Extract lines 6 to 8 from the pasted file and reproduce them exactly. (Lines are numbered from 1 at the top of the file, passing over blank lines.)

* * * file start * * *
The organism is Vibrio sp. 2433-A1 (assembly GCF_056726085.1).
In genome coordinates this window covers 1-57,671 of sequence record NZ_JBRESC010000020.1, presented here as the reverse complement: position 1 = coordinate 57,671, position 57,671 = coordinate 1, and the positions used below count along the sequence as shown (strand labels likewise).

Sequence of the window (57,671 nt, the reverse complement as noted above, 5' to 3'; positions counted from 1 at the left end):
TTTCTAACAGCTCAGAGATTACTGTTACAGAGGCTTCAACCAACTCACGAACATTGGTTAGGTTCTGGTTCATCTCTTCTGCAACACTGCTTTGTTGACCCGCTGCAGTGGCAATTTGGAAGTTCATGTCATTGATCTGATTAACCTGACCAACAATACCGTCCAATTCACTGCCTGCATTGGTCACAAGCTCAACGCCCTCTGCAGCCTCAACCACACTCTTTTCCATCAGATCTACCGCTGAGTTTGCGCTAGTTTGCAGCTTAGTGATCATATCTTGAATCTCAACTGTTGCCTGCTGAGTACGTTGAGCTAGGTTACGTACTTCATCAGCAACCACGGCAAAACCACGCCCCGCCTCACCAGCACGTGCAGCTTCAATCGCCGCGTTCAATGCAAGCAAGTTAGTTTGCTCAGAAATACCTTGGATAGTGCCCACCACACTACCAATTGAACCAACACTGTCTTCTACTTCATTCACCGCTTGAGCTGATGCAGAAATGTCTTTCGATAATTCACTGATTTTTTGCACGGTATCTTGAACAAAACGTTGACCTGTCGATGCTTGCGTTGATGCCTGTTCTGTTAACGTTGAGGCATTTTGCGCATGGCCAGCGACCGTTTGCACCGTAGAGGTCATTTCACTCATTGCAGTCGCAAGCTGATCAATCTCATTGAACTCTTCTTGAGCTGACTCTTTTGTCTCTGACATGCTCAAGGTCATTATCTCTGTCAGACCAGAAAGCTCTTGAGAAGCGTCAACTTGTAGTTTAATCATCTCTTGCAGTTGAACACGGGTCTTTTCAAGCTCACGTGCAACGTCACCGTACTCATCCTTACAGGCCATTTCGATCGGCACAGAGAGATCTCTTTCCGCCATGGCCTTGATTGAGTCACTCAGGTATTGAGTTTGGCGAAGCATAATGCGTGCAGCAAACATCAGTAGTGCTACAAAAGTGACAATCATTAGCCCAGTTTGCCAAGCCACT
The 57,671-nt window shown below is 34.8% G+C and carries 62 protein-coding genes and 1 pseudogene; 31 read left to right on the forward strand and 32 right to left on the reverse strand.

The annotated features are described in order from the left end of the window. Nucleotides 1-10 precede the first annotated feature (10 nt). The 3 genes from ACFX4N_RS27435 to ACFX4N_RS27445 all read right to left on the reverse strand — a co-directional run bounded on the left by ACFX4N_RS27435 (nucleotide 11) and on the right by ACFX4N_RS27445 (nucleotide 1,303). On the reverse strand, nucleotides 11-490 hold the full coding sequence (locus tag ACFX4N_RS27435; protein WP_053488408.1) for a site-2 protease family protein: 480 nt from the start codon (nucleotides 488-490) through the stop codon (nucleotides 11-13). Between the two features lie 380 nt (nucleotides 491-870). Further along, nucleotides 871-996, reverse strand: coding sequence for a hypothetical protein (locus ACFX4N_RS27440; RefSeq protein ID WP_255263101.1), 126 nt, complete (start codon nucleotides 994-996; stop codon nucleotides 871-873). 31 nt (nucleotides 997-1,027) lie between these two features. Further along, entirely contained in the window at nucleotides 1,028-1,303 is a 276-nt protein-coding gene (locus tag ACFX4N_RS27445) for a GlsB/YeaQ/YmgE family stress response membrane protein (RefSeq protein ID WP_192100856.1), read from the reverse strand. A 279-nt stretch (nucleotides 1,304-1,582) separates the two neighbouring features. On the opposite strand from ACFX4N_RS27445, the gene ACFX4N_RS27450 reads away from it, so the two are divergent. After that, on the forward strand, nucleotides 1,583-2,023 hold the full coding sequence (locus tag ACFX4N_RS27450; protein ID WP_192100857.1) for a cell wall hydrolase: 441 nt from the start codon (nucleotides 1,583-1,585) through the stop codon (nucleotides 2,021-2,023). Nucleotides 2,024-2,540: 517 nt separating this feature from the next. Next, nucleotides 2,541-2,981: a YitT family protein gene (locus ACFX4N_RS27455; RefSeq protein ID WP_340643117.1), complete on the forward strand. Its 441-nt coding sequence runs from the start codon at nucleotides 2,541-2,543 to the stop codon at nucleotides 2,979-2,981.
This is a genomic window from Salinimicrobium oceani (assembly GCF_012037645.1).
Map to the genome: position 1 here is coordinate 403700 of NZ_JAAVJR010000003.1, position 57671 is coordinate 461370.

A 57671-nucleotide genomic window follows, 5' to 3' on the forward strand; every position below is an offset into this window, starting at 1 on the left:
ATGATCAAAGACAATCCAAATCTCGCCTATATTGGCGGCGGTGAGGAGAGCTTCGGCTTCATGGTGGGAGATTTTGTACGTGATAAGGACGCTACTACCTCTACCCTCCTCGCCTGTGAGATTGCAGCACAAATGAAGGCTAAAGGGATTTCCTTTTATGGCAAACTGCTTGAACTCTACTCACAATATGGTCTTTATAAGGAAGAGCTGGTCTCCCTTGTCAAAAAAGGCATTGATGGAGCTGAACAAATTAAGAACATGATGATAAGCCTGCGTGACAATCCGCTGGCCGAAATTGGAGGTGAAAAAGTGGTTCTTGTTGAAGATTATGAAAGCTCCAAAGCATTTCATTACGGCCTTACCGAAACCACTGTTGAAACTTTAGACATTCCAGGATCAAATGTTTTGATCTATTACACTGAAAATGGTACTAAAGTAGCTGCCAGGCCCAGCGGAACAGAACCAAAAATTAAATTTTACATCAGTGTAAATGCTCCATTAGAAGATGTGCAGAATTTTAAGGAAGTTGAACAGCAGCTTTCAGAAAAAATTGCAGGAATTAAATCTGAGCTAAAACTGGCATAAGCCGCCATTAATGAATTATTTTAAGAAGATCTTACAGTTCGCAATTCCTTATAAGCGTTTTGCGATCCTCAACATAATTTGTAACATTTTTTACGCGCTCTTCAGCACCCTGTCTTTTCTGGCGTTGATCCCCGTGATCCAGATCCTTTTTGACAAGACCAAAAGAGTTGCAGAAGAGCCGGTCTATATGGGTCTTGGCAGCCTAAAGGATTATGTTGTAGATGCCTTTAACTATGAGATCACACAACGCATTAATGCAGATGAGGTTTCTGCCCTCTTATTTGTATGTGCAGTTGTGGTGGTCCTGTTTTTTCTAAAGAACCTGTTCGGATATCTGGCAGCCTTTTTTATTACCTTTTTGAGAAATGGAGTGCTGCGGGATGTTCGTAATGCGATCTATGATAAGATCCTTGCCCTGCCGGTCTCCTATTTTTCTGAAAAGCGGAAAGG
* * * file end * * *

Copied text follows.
The annotated features are described in order from the left end of the window. Nucleotides 1-10 precede the first annotated feature (10 nt). The 3 genes from ACFX4N_RS27435 to ACFX4N_RS27445 all read right to left on the reverse strand — a co-directional run bounded on the left by ACFX4N_RS27435 (nucleotide 11) and on the right by ACFX4N_RS27445 (nucleotide 1,303). On the reverse strand, nucleotides 11-490 hold the full coding sequence (locus tag ACFX4N_RS27435; protein WP_053488408.1) for a site-2 protease family protein: 480 nt from the start codon (nucleotides 488-490) through the stop codon (nucleotides 11-13). Between the two features lie 380 nt (nucleotides 491-870). Further along, nucleotides 871-996, reverse strand: coding sequence for a hypothetical protein (locus ACFX4N_RS27440; RefSeq protein ID WP_255263101.1), 126 nt, complete (start codon nucleotides 994-996; stop codon nucleotides 871-873). 31 nt (nucleotides 997-1,027) lie between these two features. Further along, entirely contained in the window at nucleotides 1,028-1,303 is a 276-nt protein-coding gene (locus tag ACFX4N_RS27445) for a GlsB/YeaQ/YmgE family stress response membrane protein (RefSeq protein ID WP_192100856.1), read from the reverse strand. A 279-nt stretch (nucleotides 1,304-1,582) separates the two neighbouring features. On the opposite strand from ACFX4N_RS27445, the gene ACFX4N_RS27450 reads away from it, so the two are divergent. After that, on the forward strand, nucleotides 1,583-2,023 hold the full coding sequence (locus tag ACFX4N_RS27450; protein ID WP_192100857.1) for a cell wall hydrolase: 441 nt from the start codon (nucleotides 1,583-1,585) through the stop codon (nucleotides 2,021-2,023). Nucleotides 2,024-2,540: 517 nt separating this feature from the next. Next, nucleotides 2,541-2,981: a YitT family protein gene (locus ACFX4N_RS27455; RefSeq protein ID WP_340643117.1), complete on the forward strand. Its 441-nt coding sequence runs from the start codon at nucleotides 2,541-2,543 to the stop codon at nucleotides 2,979-2,981.
This is a genomic window from Salinimicrobium oceani (assembly GCF_012037645.1).
Map to the genome: position 1 here is coordinate 403700 of NZ_JAAVJR010000003.1, position 57671 is coordinate 461370.